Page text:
72-hour report on Beaver Fire shelter deployment

Beaver Fire deployment
The Division Supervisor’s truck is seen in the foreground just before the fire shelters were deployed. The photo is from the report.

A 72-Hour Report has been released for the incident on the Beaver Fire in which three people took refuge from a wildfire inside their fire shelters. The near miss occurred August 11 at 5:30 p.m. on the Klamath National Forest in northern California, approximately 15 miles northwest of Yreka. We first wrote about it on August 12. Below is the Incident Summary from the report:


“At approximately 1730 on August, 11, a Division Supervisor, contract dozer and a Heavy Equipment Boss deployed their fire shelters on the Beaver Fire on the Klamath National Forest in northern California (U.S. Forest Service Incident CA-KNF-005497). The individuals involved were improving line on the far western edge of the fire, approximately 2 miles from the fire front. Fuels in the area consisted of a pine overstory and manzanita surface fuels. Extreme to exceptional drought, at the highest levels on the Drought Monitor system, existed over nearly all of northern California.

As indirect dozer line construction progressed downslope, outflow from a thunderstorm which had already tracked through the area, caused a dramatic and large scale pulse in fire behavior. As fire activity increased, the Division Supervisor drove down to the Heavy Equipment Boss and Dozer Operator to check their status. The dozer operator was in the process of constructing a predetermined safety zone. The fire quickly traveled a significant distance through heavy timber, impacting the indirect dozer line, requiring the three firefighters to deploy fire shelters to survive the heat blast and ember shower. The contract dozer operator received non-life threatening burn injuries, but was referred to a burn center for further evaluation.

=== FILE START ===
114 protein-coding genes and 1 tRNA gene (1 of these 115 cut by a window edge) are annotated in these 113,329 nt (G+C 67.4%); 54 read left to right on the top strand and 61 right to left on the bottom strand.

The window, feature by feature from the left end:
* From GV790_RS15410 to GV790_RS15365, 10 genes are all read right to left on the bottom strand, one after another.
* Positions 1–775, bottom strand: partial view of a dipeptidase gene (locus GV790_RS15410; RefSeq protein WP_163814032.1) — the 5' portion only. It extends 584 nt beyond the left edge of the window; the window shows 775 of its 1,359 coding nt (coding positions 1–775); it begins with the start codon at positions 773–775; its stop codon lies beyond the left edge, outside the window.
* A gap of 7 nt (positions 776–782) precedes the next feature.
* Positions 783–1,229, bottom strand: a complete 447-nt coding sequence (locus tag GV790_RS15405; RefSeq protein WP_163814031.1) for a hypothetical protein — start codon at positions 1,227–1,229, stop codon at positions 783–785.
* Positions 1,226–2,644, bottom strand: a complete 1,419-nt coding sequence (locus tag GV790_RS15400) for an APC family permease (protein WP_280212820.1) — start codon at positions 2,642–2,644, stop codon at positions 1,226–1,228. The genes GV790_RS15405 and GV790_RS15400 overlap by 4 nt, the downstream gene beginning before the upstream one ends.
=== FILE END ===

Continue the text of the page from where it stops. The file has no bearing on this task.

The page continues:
PROPERTY DAMAGE: The DIVS pickup truck parked at the deployment site received heat damage and the bed and back seat caught fire. The Division Supervisor and Heavy Equipment Boss were able to put the fire out with two fire extinguishers. The Dozer received minor damage from a small fire which started behind the seat in the open cab.

Based on the nature of this incident, the Pacific Southwest Region will be utilizing the Facilitated Learning Analysis (FLA) process to maximize learning opportunities and better manage future incidents.”

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Author: Bill Gabbert

After working full time in wildland fire for 33 years, he continues to learn, and strives to be a Student of Fire.

3 thoughts on “72-hour report on Beaver Fire shelter deployment”

  1. It’s all good until management gets inches and feet confused in sizing their safety zones.

  2. Fire moved real fast big cell wish I can post the video I have of the blow up that day they did a real good job

  3. A little confusing: the dozer was constructing line, then began constructing a “pre-determined safety zone”? Thought Escape Routes and Safety Zones were “good to go” before suppression action was undertaken?


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